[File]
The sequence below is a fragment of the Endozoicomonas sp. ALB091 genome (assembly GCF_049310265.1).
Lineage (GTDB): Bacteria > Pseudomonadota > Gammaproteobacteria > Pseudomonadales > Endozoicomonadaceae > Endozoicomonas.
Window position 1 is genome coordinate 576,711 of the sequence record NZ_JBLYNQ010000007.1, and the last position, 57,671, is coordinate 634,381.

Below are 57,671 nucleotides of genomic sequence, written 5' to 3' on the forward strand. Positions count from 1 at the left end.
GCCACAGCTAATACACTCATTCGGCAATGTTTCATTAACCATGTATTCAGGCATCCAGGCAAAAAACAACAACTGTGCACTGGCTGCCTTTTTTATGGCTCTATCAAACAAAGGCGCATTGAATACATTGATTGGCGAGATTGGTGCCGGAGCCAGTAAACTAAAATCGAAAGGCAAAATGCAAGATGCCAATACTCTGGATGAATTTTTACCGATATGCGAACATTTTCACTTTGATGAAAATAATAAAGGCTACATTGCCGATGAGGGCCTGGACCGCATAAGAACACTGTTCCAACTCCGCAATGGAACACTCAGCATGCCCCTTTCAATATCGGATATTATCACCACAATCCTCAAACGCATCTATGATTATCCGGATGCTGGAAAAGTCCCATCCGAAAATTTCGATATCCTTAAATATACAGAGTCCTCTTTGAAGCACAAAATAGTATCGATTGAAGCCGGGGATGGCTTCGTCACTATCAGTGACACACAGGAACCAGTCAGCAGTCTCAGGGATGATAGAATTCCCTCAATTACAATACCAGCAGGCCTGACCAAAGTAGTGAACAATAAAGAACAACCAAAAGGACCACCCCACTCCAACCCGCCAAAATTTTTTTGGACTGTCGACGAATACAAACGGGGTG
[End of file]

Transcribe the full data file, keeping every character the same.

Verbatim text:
The sequence below is a fragment of the Endozoicomonas sp. ALB091 genome (assembly GCF_049310265.1).
Lineage (GTDB): Bacteria > Pseudomonadota > Gammaproteobacteria > Pseudomonadales > Endozoicomonadaceae > Endozoicomonas.
Window position 1 is genome coordinate 576,711 of the sequence record NZ_JBLYNQ010000007.1, and the last position, 57,671, is coordinate 634,381.

Below are 57,671 nucleotides of genomic sequence, written 5' to 3' on the forward strand. Positions count from 1 at the left end.
GCCACAGCTAATACACTCATTCGGCAATGTTTCATTAACCATGTATTCAGGCATCCAGGCAAAAAACAACAACTGTGCACTGGCTGCCTTTTTTATGGCTCTATCAAACAAAGGCGCATTGAATACATTGATTGGCGAGATTGGTGCCGGAGCCAGTAAACTAAAATCGAAAGGCAAAATGCAAGATGCCAATACTCTGGATGAATTTTTACCGATATGCGAACATTTTCACTTTGATGAAAATAATAAAGGCTACATTGCCGATGAGGGCCTGGACCGCATAAGAACACTGTTCCAACTCCGCAATGGAACACTCAGCATGCCCCTTTCAATATCGGATATTATCACCACAATCCTCAAACGCATCTATGATTATCCGGATGCTGGAAAAGTCCCATCCGAAAATTTCGATATCCTTAAATATACAGAGTCCTCTTTGAAGCACAAAATAGTATCGATTGAAGCCGGGGATGGCTTCGTCACTATCAGTGACACACAGGAACCAGTCAGCAGTCTCAGGGATGATAGAATTCCCTCAATTACAATACCAGCAGGCCTGACCAAAGTAGTGAACAATAAAGAACAACCAAAAGGACCACCCCACTCCAACCCGCCAAAATTTTTTTGGACTGTCGACGAATACAAACGGGGTG